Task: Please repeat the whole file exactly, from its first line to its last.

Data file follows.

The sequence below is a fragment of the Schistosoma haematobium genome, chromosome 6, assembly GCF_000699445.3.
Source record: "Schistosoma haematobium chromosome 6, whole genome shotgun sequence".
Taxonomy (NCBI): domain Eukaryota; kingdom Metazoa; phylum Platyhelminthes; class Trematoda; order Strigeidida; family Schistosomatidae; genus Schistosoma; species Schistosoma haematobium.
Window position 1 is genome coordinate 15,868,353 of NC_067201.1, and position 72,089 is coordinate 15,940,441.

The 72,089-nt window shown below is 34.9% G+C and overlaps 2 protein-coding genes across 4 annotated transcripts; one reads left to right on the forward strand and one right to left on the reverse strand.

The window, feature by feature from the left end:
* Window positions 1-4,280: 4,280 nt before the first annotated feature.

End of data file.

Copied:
The sequence below is a fragment of the Schistosoma haematobium genome, chromosome 6, assembly GCF_000699445.3.
Source record: "Schistosoma haematobium chromosome 6, whole genome shotgun sequence".
Taxonomy (NCBI): domain Eukaryota; kingdom Metazoa; phylum Platyhelminthes; class Trematoda; order Strigeidida; family Schistosomatidae; genus Schistosoma; species Schistosoma haematobium.
Window position 1 is genome coordinate 15,868,353 of NC_067201.1, and position 72,089 is coordinate 15,940,441.

The 72,089-nt window shown below is 34.9% G+C and overlaps 2 protein-coding genes across 4 annotated transcripts; one reads left to right on the forward strand and one right to left on the reverse strand.

The window, feature by feature from the left end:
* Window positions 1-4,280: 4,280 nt before the first annotated feature.